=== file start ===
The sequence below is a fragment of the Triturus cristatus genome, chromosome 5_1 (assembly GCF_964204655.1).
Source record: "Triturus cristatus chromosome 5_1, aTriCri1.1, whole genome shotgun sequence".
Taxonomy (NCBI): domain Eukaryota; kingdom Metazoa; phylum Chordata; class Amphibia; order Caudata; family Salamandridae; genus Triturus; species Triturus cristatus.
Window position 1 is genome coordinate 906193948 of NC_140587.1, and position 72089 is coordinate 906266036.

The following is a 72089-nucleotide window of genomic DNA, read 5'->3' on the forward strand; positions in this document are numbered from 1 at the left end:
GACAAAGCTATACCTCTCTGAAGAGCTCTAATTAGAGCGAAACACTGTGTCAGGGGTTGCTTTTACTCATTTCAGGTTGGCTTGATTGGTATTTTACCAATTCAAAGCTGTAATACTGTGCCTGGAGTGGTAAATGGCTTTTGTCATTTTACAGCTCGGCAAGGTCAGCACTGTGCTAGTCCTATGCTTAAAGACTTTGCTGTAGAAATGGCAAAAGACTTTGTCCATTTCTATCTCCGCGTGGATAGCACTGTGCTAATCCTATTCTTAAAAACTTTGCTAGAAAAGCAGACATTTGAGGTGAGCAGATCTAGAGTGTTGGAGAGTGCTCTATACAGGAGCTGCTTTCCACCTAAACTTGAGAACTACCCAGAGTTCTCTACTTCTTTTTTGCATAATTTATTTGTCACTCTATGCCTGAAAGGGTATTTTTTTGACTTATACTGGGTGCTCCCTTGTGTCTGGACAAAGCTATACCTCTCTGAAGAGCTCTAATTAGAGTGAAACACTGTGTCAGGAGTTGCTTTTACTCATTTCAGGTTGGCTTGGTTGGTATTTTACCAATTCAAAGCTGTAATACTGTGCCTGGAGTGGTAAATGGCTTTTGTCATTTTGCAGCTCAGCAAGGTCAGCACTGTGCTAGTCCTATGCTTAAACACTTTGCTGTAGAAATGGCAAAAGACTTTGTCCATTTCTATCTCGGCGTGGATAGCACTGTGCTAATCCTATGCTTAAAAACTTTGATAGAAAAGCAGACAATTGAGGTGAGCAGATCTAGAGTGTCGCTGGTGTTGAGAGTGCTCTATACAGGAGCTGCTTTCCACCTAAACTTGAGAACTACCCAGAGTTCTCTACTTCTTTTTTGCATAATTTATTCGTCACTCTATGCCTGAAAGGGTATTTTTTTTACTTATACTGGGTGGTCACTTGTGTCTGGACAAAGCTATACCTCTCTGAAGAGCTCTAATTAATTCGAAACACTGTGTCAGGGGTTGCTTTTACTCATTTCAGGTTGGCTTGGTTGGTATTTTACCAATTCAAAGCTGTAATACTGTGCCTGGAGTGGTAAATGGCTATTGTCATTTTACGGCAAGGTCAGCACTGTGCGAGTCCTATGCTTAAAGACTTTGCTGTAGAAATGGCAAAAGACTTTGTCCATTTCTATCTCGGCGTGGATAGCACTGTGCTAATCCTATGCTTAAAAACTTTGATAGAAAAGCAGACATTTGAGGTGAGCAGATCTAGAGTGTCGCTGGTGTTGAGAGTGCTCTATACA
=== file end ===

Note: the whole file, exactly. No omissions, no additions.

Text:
The sequence below is a fragment of the Triturus cristatus genome, chromosome 5_1 (assembly GCF_964204655.1).
Source record: "Triturus cristatus chromosome 5_1, aTriCri1.1, whole genome shotgun sequence".
Taxonomy (NCBI): domain Eukaryota; kingdom Metazoa; phylum Chordata; class Amphibia; order Caudata; family Salamandridae; genus Triturus; species Triturus cristatus.
Window position 1 is genome coordinate 906193948 of NC_140587.1, and position 72089 is coordinate 906266036.

The following is a 72089-nucleotide window of genomic DNA, read 5'->3' on the forward strand; positions in this document are numbered from 1 at the left end:
GACAAAGCTATACCTCTCTGAAGAGCTCTAATTAGAGCGAAACACTGTGTCAGGGGTTGCTTTTACTCATTTCAGGTTGGCTTGATTGGTATTTTACCAATTCAAAGCTGTAATACTGTGCCTGGAGTGGTAAATGGCTTTTGTCATTTTACAGCTCGGCAAGGTCAGCACTGTGCTAGTCCTATGCTTAAAGACTTTGCTGTAGAAATGGCAAAAGACTTTGTCCATTTCTATCTCCGCGTGGATAGCACTGTGCTAATCCTATTCTTAAAAACTTTGCTAGAAAAGCAGACATTTGAGGTGAGCAGATCTAGAGTGTTGGAGAGTGCTCTATACAGGAGCTGCTTTCCACCTAAACTTGAGAACTACCCAGAGTTCTCTACTTCTTTTTTGCATAATTTATTTGTCACTCTATGCCTGAAAGGGTATTTTTTTGACTTATACTGGGTGCTCCCTTGTGTCTGGACAAAGCTATACCTCTCTGAAGAGCTCTAATTAGAGTGAAACACTGTGTCAGGAGTTGCTTTTACTCATTTCAGGTTGGCTTGGTTGGTATTTTACCAATTCAAAGCTGTAATACTGTGCCTGGAGTGGTAAATGGCTTTTGTCATTTTGCAGCTCAGCAAGGTCAGCACTGTGCTAGTCCTATGCTTAAACACTTTGCTGTAGAAATGGCAAAAGACTTTGTCCATTTCTATCTCGGCGTGGATAGCACTGTGCTAATCCTATGCTTAAAAACTTTGATAGAAAAGCAGACAATTGAGGTGAGCAGATCTAGAGTGTCGCTGGTGTTGAGAGTGCTCTATACAGGAGCTGCTTTCCACCTAAACTTGAGAACTACCCAGAGTTCTCTACTTCTTTTTTGCATAATTTATTCGTCACTCTATGCCTGAAAGGGTATTTTTTTTACTTATACTGGGTGGTCACTTGTGTCTGGACAAAGCTATACCTCTCTGAAGAGCTCTAATTAATTCGAAACACTGTGTCAGGGGTTGCTTTTACTCATTTCAGGTTGGCTTGGTTGGTATTTTACCAATTCAAAGCTGTAATACTGTGCCTGGAGTGGTAAATGGCTATTGTCATTTTACGGCAAGGTCAGCACTGTGCGAGTCCTATGCTTAAAGACTTTGCTGTAGAAATGGCAAAAGACTTTGTCCATTTCTATCTCGGCGTGGATAGCACTGTGCTAATCCTATGCTTAAAAACTTTGATAGAAAAGCAGACATTTGAGGTGAGCAGATCTAGAGTGTCGCTGGTGTTGAGAGTGCTCTATACA